Are you the gambling type? No? Me neither. And much as I’d like to claim a conscientious objection, it has nothing to do with morality; just abject cowardice and an almost elemental lack of faith in my own judgement. Besides, if life teaches you anything, it’s that it ain’t what you don’t know that lands you in the poorhouse, it’s what you know for sure that just ain’t so. More people should listen to Mark Twain.
But then you stumble across the ante post odds for this year’s Six Nations and you find you can get 3/1 on Ireland winning a Slam. And you think to yourself; seriously? Since when did bookmakers start offering 3/1 on death and taxes? And before you know it, a lifetime’s learnings are forgotten and you’re rummaging around in the shed for a small, claw hammer and beating your piggy bank to a pulp.
Of course, Mark Twain aside, this kind of euphoric impulse flies in the face of a couple of other inconvenient truths. The first is that betting on the Six Nations is the road to penury; its volatility, its capriciousness is its very essence, which is why bookmakers live at the fat end of lengthy, pebbled driveways while their customers are rubbing sticks together in the thin end of Shit Street. The second inconvenient truth is that no one makes meaningful money betting on the bleeding obvious. Windfalls and steaming profits come from foretelling the fanciful: that or owning an energy utility and wilfully ripping off your customers.
But 3/1 for a Green Slam is a gift horse, the more so if you consider that had they got off the bus five minutes earlier in Paris this time last year, they’d now be chasing two in a row. Look, this isn’t a scientific analysis. There are no graphs and pie-charts here. Smarter minds than mine can stick their heads under the bonnet of this year’s tournament; I’m just kicking Ireland’s tyres and admiring Andrew Porter’s chassis and both look eminently roadworthy.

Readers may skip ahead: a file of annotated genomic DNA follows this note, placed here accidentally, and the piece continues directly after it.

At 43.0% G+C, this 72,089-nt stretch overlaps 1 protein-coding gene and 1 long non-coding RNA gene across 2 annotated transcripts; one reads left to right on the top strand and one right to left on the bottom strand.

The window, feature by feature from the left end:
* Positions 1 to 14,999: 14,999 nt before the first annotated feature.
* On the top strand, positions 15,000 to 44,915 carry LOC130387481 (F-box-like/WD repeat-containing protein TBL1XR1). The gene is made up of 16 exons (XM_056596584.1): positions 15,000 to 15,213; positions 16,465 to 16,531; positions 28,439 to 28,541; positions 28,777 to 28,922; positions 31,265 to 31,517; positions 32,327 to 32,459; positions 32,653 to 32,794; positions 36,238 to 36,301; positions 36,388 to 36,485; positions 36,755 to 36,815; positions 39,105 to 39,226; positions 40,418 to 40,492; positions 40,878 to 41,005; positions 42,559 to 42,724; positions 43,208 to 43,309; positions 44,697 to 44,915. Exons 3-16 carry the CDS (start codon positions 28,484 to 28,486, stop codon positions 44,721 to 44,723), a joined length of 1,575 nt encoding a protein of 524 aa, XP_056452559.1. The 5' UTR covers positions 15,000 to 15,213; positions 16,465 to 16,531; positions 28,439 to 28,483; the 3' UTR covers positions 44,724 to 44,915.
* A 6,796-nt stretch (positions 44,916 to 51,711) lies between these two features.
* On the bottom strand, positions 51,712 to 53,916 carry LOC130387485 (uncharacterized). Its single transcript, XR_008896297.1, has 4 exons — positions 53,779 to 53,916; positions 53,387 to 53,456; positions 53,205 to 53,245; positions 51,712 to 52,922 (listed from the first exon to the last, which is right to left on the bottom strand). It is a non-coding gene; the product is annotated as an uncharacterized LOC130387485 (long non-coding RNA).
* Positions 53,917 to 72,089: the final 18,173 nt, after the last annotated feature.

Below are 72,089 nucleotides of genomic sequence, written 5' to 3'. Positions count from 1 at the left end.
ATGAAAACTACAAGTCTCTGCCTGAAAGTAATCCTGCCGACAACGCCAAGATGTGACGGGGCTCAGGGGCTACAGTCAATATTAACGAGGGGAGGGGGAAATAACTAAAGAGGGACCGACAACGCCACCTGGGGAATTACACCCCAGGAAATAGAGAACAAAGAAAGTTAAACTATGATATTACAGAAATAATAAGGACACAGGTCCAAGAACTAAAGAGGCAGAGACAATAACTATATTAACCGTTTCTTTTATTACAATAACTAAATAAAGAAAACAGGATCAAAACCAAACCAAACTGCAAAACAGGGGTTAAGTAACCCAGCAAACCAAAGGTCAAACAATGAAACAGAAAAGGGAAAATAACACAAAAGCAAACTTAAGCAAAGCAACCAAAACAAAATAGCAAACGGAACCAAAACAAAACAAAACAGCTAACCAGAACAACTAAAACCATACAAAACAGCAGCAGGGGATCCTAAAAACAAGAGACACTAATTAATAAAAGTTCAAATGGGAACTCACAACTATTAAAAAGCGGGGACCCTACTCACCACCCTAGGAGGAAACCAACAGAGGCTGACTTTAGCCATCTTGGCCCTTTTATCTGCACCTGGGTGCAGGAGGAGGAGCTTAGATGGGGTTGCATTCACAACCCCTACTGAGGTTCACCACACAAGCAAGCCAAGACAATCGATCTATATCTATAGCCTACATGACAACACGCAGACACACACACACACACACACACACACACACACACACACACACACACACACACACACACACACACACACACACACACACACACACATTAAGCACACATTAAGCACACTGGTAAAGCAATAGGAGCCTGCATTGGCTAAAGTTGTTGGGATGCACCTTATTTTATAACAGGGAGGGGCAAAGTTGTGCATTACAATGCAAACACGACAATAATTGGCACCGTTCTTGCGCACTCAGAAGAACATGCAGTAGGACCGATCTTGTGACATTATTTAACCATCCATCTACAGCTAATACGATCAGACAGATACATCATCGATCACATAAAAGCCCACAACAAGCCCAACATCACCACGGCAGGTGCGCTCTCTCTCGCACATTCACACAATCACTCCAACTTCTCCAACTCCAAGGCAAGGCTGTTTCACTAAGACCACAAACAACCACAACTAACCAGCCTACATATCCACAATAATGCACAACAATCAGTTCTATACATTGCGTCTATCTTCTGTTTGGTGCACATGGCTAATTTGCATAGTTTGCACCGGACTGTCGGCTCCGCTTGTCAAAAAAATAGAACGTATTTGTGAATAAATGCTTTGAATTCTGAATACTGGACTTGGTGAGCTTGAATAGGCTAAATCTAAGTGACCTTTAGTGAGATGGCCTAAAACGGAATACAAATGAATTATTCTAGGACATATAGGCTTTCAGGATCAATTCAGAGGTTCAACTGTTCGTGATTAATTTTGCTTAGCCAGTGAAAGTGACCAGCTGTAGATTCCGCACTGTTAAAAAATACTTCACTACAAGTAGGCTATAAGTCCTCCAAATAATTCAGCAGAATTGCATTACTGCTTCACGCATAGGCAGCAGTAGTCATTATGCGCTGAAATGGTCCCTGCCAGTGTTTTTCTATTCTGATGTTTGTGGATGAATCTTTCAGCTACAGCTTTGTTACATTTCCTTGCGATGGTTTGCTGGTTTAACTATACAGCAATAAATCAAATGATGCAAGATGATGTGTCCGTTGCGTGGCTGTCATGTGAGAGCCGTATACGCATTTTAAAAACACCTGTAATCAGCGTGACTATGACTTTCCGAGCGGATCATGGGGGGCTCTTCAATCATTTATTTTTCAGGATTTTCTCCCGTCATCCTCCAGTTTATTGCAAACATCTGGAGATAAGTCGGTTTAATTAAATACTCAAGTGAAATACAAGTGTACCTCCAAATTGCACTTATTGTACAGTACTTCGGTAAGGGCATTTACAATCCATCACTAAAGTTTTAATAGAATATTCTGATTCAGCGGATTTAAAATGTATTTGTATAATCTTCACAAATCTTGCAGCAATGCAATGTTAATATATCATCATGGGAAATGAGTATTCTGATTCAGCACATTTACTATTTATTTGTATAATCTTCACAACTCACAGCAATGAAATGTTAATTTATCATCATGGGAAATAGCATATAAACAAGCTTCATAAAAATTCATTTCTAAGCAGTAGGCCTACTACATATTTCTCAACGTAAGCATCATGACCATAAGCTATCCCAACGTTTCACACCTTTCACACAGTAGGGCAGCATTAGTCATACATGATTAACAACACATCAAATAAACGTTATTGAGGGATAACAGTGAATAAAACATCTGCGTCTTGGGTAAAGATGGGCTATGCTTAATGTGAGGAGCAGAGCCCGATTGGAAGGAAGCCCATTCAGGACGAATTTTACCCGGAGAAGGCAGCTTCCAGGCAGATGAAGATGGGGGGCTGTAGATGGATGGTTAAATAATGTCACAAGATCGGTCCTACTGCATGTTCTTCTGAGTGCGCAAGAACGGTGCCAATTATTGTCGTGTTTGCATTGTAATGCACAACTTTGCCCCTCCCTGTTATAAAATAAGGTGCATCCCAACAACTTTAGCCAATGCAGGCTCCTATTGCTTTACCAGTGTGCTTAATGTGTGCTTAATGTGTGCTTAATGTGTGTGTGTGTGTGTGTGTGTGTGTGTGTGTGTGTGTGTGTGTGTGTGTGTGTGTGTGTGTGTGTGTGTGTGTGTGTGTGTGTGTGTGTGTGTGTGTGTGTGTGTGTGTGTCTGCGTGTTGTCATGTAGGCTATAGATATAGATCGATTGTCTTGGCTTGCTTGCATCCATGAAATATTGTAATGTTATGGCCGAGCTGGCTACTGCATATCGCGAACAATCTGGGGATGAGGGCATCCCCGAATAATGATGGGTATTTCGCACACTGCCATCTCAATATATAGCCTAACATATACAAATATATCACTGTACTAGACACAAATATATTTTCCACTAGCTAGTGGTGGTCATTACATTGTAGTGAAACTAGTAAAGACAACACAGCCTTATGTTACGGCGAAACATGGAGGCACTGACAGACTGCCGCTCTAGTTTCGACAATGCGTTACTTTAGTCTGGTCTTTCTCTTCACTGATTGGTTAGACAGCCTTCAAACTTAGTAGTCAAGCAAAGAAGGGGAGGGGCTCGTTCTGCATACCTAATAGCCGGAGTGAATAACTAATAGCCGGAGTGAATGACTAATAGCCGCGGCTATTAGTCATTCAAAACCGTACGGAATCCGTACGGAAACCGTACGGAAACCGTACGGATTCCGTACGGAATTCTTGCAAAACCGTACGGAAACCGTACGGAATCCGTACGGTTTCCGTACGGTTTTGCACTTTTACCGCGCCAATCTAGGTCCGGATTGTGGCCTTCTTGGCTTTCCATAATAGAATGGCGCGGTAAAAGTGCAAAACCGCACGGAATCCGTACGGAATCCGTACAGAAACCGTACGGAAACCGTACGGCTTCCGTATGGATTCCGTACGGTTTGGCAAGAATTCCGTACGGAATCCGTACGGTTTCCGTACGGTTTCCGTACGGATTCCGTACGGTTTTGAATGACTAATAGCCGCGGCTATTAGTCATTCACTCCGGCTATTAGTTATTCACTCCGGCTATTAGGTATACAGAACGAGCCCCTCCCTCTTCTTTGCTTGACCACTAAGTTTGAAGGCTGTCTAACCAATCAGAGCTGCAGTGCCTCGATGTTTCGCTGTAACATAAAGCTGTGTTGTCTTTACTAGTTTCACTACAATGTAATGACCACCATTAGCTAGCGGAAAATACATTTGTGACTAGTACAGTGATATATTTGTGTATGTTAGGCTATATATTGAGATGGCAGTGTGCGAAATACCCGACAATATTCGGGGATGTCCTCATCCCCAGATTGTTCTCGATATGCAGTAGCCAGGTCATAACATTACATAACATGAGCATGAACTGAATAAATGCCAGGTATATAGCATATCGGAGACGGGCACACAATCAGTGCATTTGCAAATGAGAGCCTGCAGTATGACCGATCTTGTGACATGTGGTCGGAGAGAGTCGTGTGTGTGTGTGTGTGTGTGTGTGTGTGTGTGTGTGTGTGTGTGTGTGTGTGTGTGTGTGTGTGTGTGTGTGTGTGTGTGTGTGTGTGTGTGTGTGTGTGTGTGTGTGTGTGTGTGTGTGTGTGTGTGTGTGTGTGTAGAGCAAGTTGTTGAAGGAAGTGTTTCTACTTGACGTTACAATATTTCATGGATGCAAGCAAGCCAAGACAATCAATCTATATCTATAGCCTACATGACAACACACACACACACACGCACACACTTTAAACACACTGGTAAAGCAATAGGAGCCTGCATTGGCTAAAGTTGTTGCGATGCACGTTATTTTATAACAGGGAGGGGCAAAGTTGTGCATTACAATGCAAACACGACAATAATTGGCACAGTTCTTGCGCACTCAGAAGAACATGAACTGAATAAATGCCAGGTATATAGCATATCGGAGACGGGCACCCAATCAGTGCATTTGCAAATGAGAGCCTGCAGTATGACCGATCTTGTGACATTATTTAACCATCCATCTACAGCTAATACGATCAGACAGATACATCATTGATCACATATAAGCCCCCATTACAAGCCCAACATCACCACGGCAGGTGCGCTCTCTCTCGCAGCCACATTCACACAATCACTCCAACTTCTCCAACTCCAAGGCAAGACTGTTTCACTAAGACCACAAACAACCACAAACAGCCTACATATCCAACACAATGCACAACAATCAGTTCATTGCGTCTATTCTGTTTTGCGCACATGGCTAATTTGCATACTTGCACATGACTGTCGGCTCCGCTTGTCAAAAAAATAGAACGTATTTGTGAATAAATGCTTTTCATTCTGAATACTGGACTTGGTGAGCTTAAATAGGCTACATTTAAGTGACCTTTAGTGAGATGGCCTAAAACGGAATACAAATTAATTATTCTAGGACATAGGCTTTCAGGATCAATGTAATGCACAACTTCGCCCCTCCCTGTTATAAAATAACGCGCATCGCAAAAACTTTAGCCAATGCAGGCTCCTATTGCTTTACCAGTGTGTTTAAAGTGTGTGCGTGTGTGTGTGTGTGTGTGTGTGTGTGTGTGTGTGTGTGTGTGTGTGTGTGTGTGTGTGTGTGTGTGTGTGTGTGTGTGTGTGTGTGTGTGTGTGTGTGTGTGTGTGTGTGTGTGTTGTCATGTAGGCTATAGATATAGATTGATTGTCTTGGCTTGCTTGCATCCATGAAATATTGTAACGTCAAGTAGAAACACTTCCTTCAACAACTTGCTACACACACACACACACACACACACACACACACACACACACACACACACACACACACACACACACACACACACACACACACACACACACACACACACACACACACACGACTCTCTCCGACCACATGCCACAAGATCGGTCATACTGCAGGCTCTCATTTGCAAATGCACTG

It’s the F-words – form, familiarity and the fixture list – that generally hold the key to the Six Nations and, this year, Ireland have all three in their knapsack. Form? Well, they’re the best team on the planet right now with an indecently healthy advantage over all bar France. And whatever your view of World Rugby’s ranking system, quantifiable numbers rarely lie, unless, of course, you’re the Chairman of the Tory Party and you’re filling in your tax return.
Familiarity? Here’s a team fashioned around the phenomenon that is Leinster; slick, smart, stronger than three acres of onions and not famous for finishing second. Indeed, the last time Gary Ringrose lost a game of rugby, they put up another pyramid in Egypt. Factor in the ferocious intelligence of Andy Farrell and the inspirational cunning of Paul O’Connell and you’ve a team that’s harder to beat than four aces.
Welsh rugby is in a dark, desperate pit, largely of its own digging. But then again, what’s happening front of stage can, occasionally, totally confound the mayhem in the wings
And, lastly, there’s the fixture list, always a material consideration in any Six Nations’ calculations. True, Ireland are away more often than they’re at home – Wales (A), France (H), Italy (A), Scotland (A), England (H) – but, crucially, the defending champions have to travel to Dublin and, of the other four games, the only tripwire might just be the very first. Certainly, France’s tightest squeak in last year’s Chelem came in Cardiff and, first up, it might be dicey.